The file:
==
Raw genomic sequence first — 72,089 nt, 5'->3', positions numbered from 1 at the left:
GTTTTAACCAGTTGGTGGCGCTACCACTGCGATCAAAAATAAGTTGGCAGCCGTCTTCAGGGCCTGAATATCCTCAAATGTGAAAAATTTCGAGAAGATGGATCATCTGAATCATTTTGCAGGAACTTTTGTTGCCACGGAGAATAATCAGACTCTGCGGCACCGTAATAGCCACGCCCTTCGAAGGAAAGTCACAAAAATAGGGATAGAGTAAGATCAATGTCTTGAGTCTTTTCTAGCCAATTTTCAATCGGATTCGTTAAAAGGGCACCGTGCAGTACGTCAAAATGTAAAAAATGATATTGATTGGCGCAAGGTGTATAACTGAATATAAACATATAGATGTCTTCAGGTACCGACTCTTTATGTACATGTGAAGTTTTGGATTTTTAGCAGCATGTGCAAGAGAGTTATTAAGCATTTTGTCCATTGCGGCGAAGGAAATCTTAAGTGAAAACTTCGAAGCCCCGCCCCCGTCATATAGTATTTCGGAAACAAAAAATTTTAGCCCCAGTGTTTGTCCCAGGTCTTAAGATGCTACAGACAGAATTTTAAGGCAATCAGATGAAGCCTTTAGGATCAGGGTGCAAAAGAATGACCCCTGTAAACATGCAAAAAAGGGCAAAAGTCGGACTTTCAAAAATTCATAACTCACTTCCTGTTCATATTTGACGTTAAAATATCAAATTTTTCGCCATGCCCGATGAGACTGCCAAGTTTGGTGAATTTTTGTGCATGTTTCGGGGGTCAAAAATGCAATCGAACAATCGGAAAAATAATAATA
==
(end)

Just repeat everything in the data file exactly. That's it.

Raw genomic sequence first — 72,089 nt, 5'->3', positions numbered from 1 at the left:
GTTTTAACCAGTTGGTGGCGCTACCACTGCGATCAAAAATAAGTTGGCAGCCGTCTTCAGGGCCTGAATATCCTCAAATGTGAAAAATTTCGAGAAGATGGATCATCTGAATCATTTTGCAGGAACTTTTGTTGCCACGGAGAATAATCAGACTCTGCGGCACCGTAATAGCCACGCCCTTCGAAGGAAAGTCACAAAAATAGGGATAGAGTAAGATCAATGTCTTGAGTCTTTTCTAGCCAATTTTCAATCGGATTCGTTAAAAGGGCACCGTGCAGTACGTCAAAATGTAAAAAATGATATTGATTGGCGCAAGGTGTATAACTGAATATAAACATATAGATGTCTTCAGGTACCGACTCTTTATGTACATGTGAAGTTTTGGATTTTTAGCAGCATGTGCAAGAGAGTTATTAAGCATTTTGTCCATTGCGGCGAAGGAAATCTTAAGTGAAAACTTCGAAGCCCCGCCCCCGTCATATAGTATTTCGGAAACAAAAAATTTTAGCCCCAGTGTTTGTCCCAGGTCTTAAGATGCTACAGACAGAATTTTAAGGCAATCAGATGAAGCCTTTAGGATCAGGGTGCAAAAGAATGACCCCTGTAAACATGCAAAAAAGGGCAAAAGTCGGACTTTCAAAAATTCATAACTCACTTCCTGTTCATATTTGACGTTAAAATATCAAATTTTTCGCCATGCCCGATGAGACTGCCAAGTTTGGTGAATTTTTGTGCATGTTTCGGGGGTCAAAAATGCAATCGAACAATCGGAAAAATAATAATA